Long-term impacts of school nutrition: Evidence from China’s school meal reform
Guanfu Fang and
World Development, 2022, vol. 153, issue C
Child malnutrition remains a major public health concern, especially in many developing countries. This paper examines the long-term effects of a school meal program on individuals’ cognitive and health outcomes in rural China. Exploiting the staggered implementation of the Student Nutrition Improvement Program (SNIP), we find that early exposure to the SNIP (ages 6–15) significantly improved children’s cognitive and health outcomes in the long run. These effects are not observed in urban residents who experienced similar socioeconomic changes in the same county. Empirical tests suggest that short-term improvements in children’s nutrient intakes and mothers’ labor market performance were likely to be potential mechanisms. Moreover, the effects of early exposure to the SNIP are stronger among children from low-socioeconomic status families. Our results suggest that the school nutrition program could be an important investment in children’s long-run human capital. This may be relevant for many developing countries today that attempt to provide or have provided subsidized school meals.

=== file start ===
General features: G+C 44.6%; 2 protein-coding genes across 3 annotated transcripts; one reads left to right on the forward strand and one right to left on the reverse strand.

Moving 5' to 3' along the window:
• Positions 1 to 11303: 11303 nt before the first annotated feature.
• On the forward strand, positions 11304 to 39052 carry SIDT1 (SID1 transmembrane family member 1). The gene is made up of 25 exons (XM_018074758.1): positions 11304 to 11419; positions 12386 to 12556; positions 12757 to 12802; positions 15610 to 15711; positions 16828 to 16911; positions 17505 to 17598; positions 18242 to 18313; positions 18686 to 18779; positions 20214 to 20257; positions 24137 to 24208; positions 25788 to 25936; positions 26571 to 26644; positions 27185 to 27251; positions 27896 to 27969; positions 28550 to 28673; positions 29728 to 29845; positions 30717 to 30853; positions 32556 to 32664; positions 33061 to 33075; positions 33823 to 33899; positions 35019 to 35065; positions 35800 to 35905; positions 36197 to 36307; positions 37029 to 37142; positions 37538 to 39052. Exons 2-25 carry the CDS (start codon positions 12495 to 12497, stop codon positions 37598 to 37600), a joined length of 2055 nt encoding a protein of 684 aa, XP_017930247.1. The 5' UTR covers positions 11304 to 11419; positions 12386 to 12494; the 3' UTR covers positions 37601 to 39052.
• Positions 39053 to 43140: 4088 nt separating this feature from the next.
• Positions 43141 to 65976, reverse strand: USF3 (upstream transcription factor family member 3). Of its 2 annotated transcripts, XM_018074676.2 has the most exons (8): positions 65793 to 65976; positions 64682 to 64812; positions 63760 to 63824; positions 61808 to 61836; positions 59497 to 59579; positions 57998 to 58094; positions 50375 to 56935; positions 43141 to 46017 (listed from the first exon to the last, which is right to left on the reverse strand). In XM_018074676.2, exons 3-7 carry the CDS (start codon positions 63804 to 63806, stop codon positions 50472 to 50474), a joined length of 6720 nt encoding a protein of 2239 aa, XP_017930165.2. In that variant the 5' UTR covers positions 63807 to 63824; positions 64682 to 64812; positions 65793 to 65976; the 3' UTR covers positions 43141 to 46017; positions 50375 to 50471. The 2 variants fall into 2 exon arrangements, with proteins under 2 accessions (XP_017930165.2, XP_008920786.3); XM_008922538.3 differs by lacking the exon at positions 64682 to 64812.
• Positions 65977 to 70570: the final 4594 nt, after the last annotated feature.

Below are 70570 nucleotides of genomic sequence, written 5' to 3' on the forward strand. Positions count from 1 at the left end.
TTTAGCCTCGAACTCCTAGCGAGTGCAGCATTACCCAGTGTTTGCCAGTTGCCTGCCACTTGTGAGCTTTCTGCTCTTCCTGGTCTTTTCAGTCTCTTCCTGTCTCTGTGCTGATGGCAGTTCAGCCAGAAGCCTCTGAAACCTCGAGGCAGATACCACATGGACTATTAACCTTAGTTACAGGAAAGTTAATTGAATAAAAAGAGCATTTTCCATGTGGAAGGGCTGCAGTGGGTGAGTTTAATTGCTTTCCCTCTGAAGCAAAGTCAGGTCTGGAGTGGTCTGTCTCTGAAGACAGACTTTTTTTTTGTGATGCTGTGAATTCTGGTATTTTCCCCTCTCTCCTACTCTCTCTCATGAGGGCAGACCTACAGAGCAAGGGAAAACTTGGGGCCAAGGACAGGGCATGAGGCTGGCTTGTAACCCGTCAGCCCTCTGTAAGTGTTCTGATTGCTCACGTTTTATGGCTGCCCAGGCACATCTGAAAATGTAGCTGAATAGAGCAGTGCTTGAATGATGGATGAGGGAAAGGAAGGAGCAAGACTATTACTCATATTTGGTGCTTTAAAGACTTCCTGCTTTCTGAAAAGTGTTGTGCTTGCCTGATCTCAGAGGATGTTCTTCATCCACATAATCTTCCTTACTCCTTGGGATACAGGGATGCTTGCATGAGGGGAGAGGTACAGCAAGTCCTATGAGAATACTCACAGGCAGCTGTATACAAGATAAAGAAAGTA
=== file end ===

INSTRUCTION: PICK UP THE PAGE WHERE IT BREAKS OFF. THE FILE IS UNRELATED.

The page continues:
Keywords: School meal; Cognitive ability; Health status; Mechanism (search for similar items in EconPapers)
JEL-codes: H51 I12 O15 (search for similar items in EconPapers)
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Persistent link: https://EconPapers.repec.org/RePEc:eee:wdevel:v:153:y:2022:i:c:s0305750x22000444
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